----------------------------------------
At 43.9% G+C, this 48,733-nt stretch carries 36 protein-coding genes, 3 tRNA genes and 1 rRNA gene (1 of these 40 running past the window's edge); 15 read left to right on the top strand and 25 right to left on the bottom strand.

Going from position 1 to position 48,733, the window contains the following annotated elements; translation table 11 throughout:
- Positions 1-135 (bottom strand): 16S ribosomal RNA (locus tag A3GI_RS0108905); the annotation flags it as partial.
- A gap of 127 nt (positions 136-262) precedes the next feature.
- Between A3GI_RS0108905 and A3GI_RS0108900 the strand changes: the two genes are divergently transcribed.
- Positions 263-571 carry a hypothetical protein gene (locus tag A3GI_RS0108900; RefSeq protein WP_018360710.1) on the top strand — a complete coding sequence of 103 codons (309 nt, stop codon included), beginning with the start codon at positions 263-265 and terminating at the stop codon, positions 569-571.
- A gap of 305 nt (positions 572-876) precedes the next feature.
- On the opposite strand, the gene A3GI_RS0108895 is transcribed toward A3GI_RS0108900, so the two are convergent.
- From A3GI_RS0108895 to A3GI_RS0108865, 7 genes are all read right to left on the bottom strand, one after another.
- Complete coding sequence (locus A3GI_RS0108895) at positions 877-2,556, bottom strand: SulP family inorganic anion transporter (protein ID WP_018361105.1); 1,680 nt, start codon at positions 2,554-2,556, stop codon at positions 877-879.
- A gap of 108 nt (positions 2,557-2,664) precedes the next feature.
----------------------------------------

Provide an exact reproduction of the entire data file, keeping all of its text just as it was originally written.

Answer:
At 43.9% G+C, this 48,733-nt stretch carries 36 protein-coding genes, 3 tRNA genes and 1 rRNA gene (1 of these 40 running past the window's edge); 15 read left to right on the top strand and 25 right to left on the bottom strand.

Going from position 1 to position 48,733, the window contains the following annotated elements; translation table 11 throughout:
- Positions 1-135 (bottom strand): 16S ribosomal RNA (locus tag A3GI_RS0108905); the annotation flags it as partial.
- A gap of 127 nt (positions 136-262) precedes the next feature.
- Between A3GI_RS0108905 and A3GI_RS0108900 the strand changes: the two genes are divergently transcribed.
- Positions 263-571 carry a hypothetical protein gene (locus tag A3GI_RS0108900; RefSeq protein WP_018360710.1) on the top strand — a complete coding sequence of 103 codons (309 nt, stop codon included), beginning with the start codon at positions 263-265 and terminating at the stop codon, positions 569-571.
- A gap of 305 nt (positions 572-876) precedes the next feature.
- On the opposite strand, the gene A3GI_RS0108895 is transcribed toward A3GI_RS0108900, so the two are convergent.
- From A3GI_RS0108895 to A3GI_RS0108865, 7 genes are all read right to left on the bottom strand, one after another.
- Complete coding sequence (locus A3GI_RS0108895) at positions 877-2,556, bottom strand: SulP family inorganic anion transporter (protein ID WP_018361105.1); 1,680 nt, start codon at positions 2,554-2,556, stop codon at positions 877-879.
- A gap of 108 nt (positions 2,557-2,664) precedes the next feature.